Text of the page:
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Sleep Health: What Is Good Sleep vs. Bad Sleep?

Written by Goodpath Employer Health Index (GEHI)
2021-06-23

Sleep is vital for survival. It serves two major functions: restoration and memory processing. It occupies around one-third of a human lifetime fulfilling these roles. However, more than 1 in 3 Americans are sleep-deprived.  Poor sleep directly affects the workplace and is associated with increased accidents, decreased productivity, and increased healthcare costs. 

What Is Good Sleep?

Good sleep is essential for optimal physical and mental health. But, what does good sleep look like? Dr. Ioannis Koutsourelakis, Goodpath’s lead sleep doctor, describes the elements of healthy sleep: 

1. Sleep Duration

The total amount of sleep obtained in a 24-hour period. It is recommended that adults get 7-9 hours of sleep per night.

2. Sleep Efficiency

The ratio of total time spent asleep to time spent in bed. It is recommended that >85% of one’s time in bed is spent sleeping. Adequate sleep efficiency leads to deeper, higher quality sleep and improved feelings of being well-rested.

3. Number of awakenings

More continuous sleep results in more restful sleep.

4. Sleep Quality

Feeling satisfied with sleep.

5. Sleep Latency

The amount of time it takes to fall asleep after getting in bed and turning off the lights. It should take 20 minutes or less to fall asleep.

What Is Poor Sleep?

Poor sleep or troubled sleep is alarmingly common, with 1 in 3 adults reporting they do not get enough sleep. In fact, 65% of adults said that for 5-7 days of the week, their sleepiness negatively impacted their ability to get things done. Further, 47% of adults said that their sleepiness negatively impacted their work performance 5-7 days of the week. 

1. Poor quality sleep

Sleep quality is defined as one's satisfaction with the sleep experience, including sleep initiation, maintenance, quantity, and feeling refreshed upon awakening.

2. Changes in sleep patterns

This is a change in a person’s schedule including shifts in bedtime and wake times, as well as nap behavior. This naturally changes over the course of one's life, with the proportion of slow-wave sleep peaking early in life, declining during adolescence and adulthood, and possibly disappearing after age 60.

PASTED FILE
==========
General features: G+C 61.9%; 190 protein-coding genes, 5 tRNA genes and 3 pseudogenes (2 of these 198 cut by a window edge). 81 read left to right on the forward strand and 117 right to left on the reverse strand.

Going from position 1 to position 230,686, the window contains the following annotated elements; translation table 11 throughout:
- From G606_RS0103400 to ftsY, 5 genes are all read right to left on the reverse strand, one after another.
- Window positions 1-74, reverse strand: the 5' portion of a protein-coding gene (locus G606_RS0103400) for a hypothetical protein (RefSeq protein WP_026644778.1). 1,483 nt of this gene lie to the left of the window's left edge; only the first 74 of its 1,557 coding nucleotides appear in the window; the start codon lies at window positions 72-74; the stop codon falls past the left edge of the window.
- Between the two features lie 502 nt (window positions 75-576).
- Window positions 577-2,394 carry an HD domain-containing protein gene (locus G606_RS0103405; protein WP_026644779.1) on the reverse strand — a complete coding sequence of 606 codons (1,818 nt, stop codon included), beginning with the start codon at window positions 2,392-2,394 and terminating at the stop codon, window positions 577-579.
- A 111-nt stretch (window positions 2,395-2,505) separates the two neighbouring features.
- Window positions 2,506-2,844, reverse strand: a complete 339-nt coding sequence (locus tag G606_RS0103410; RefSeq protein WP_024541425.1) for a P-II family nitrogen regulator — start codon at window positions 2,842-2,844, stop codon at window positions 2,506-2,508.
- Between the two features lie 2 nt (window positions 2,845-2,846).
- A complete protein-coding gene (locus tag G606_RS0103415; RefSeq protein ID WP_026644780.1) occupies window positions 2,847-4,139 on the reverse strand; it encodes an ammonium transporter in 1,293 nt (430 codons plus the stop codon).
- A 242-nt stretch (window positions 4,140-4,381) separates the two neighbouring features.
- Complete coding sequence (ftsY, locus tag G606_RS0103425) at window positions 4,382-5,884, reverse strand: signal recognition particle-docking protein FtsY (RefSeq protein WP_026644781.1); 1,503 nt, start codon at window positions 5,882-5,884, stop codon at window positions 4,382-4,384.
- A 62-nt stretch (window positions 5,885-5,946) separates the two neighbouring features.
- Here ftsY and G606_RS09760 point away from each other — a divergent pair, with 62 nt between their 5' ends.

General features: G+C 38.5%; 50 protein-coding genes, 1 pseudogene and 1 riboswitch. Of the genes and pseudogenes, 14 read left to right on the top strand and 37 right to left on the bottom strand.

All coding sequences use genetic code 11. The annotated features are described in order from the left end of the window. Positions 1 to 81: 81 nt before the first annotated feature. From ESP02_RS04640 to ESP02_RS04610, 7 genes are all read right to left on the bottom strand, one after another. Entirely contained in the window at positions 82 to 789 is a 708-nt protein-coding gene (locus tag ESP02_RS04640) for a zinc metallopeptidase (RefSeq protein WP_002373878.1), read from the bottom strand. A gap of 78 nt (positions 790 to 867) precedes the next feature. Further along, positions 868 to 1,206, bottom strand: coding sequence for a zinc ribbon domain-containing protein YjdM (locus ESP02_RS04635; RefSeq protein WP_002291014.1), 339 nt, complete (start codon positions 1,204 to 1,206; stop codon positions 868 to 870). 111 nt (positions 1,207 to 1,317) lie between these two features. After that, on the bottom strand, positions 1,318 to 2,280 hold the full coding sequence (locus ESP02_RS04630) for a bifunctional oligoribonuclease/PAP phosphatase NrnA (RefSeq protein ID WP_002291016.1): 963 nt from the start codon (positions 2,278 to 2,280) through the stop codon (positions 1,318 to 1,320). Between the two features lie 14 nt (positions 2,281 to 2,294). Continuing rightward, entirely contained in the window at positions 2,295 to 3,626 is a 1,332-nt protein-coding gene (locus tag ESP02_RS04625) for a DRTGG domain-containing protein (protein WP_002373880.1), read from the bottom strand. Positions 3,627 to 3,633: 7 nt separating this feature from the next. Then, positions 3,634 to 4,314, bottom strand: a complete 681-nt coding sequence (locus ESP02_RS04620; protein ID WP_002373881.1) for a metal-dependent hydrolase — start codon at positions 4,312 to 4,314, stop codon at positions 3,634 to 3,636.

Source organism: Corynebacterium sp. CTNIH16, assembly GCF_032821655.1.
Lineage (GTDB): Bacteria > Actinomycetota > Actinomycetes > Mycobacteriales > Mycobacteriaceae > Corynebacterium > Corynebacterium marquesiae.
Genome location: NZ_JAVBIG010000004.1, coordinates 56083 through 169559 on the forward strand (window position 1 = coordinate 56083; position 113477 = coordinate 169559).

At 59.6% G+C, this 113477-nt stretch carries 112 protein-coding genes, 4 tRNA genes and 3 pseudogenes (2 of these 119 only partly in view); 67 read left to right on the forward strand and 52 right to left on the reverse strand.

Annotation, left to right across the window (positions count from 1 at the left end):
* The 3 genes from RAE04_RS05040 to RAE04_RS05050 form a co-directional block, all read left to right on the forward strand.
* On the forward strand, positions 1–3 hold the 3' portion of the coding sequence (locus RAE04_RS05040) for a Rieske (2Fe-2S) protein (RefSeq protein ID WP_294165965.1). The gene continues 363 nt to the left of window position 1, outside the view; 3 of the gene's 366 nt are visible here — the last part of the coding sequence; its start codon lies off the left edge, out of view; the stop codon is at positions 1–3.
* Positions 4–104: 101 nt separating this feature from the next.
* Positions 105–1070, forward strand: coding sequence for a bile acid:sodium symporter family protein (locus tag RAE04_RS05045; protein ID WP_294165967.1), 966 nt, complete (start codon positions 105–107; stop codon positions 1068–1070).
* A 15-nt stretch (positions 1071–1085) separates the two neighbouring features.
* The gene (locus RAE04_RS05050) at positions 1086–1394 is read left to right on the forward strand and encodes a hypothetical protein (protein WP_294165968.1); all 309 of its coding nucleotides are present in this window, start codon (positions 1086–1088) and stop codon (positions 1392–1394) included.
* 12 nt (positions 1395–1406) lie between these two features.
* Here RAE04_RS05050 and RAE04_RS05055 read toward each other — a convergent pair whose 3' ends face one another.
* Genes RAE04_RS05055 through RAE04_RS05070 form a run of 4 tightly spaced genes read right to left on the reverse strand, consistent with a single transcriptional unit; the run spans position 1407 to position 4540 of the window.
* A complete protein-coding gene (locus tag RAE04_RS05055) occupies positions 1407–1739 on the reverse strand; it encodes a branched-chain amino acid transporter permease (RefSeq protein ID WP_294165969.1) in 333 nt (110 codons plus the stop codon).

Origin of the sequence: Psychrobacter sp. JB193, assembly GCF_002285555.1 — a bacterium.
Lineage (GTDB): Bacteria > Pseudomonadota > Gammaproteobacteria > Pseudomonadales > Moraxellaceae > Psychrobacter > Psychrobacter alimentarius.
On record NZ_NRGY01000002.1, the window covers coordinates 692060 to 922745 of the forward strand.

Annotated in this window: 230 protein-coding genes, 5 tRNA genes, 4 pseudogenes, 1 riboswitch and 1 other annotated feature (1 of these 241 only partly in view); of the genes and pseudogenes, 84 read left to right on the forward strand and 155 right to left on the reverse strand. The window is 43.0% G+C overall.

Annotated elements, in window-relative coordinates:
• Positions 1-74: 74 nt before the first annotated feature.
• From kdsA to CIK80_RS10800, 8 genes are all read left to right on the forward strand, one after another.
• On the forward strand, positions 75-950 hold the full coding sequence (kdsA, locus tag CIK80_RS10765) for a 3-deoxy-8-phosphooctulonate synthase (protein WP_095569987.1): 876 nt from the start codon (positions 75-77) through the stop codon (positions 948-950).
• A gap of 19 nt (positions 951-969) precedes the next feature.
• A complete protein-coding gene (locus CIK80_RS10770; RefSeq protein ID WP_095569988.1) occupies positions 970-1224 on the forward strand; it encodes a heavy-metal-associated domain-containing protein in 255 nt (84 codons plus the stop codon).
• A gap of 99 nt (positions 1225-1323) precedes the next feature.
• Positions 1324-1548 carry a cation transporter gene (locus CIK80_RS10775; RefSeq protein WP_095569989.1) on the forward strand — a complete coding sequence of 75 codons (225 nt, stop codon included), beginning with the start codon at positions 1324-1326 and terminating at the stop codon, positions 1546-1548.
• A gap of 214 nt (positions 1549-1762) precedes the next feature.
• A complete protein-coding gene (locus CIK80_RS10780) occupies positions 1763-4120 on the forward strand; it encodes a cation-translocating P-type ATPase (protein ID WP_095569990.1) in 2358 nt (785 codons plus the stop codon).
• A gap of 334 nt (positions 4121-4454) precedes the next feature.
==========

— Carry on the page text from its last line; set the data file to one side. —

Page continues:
3. Clinical insomnia

This is when an individual reports difficulty either falling or staying asleep despite adequate opportunity. This sleep difficulty occurs at least 3 times per week and persists as a problem for at least 3 months, with the result of this impairment being associated with daytime impairment or distress.

Employer Consequences of Poor Sleep

Poor sleep affects employee health and productivity; much more than employers know. It has direct healthcare costs for sleep treatment, yet contributes to even larger costs hidden behind claims for conditions made worse by poor sleep, such as heart disease or depression. Poor sleepers utilize more healthcare and are up to 2x times more likely to develop costly health conditions.

Poor sleep can cause numerous challenges at work, from absenteeism to reduced productivity. Poor sleep contributes to a 200% increase in workplace accidents, 11.3 work days per employee lost due to reduced productivity, and a 20% reduction in  decision-making.

Accessing proper sleep treatment programs is paramount for employers who wish to manage employee health and healthcare costs.

This article is part of GEHI's larger series on sleep and its role in employee health. Continue here for statistics and details on how sleep affects health conditions.

For more information on sleep and its relationship to employee health and workplace productivity, access the full Sleep & Its Role In Employee Health report here. You can also access the Improving Employee Sleep Action Plan here